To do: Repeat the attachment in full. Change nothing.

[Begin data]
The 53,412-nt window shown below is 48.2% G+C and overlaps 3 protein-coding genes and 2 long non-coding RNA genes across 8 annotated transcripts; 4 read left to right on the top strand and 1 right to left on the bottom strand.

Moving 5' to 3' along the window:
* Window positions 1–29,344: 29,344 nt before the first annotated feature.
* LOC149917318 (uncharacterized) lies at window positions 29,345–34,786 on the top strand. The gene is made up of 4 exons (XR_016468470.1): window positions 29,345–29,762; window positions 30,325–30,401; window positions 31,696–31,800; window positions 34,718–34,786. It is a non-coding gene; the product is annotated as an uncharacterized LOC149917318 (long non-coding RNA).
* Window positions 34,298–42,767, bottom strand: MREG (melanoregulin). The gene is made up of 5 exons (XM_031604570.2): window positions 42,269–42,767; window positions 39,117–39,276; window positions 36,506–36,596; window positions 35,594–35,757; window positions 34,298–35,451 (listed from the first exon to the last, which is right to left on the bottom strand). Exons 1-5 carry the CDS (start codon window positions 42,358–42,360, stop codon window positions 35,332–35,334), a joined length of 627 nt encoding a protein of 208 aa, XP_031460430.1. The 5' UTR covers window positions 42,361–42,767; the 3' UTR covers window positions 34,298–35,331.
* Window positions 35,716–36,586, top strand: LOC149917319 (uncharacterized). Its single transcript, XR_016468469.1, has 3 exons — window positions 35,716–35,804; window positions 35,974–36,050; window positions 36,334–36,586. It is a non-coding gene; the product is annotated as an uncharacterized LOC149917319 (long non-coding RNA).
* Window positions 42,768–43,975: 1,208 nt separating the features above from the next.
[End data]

The 53,412-nt window shown below is 48.2% G+C and overlaps 3 protein-coding genes and 2 long non-coding RNA genes across 8 annotated transcripts; 4 read left to right on the top strand and 1 right to left on the bottom strand.

Moving 5' to 3' along the window:
* Window positions 1–29,344: 29,344 nt before the first annotated feature.
* LOC149917318 (uncharacterized) lies at window positions 29,345–34,786 on the top strand. The gene is made up of 4 exons (XR_016468470.1): window positions 29,345–29,762; window positions 30,325–30,401; window positions 31,696–31,800; window positions 34,718–34,786. It is a non-coding gene; the product is annotated as an uncharacterized LOC149917318 (long non-coding RNA).
* Window positions 34,298–42,767, bottom strand: MREG (melanoregulin). The gene is made up of 5 exons (XM_031604570.2): window positions 42,269–42,767; window positions 39,117–39,276; window positions 36,506–36,596; window positions 35,594–35,757; window positions 34,298–35,451 (listed from the first exon to the last, which is right to left on the bottom strand). Exons 1-5 carry the CDS (start codon window positions 42,358–42,360, stop codon window positions 35,332–35,334), a joined length of 627 nt encoding a protein of 208 aa, XP_031460430.1. The 5' UTR covers window positions 42,361–42,767; the 3' UTR covers window positions 34,298–35,331.
* Window positions 35,716–36,586, top strand: LOC149917319 (uncharacterized). Its single transcript, XR_016468469.1, has 3 exons — window positions 35,716–35,804; window positions 35,974–36,050; window positions 36,334–36,586. It is a non-coding gene; the product is annotated as an uncharacterized LOC149917319 (long non-coding RNA).
* Window positions 42,768–43,975: 1,208 nt separating the features above from the next.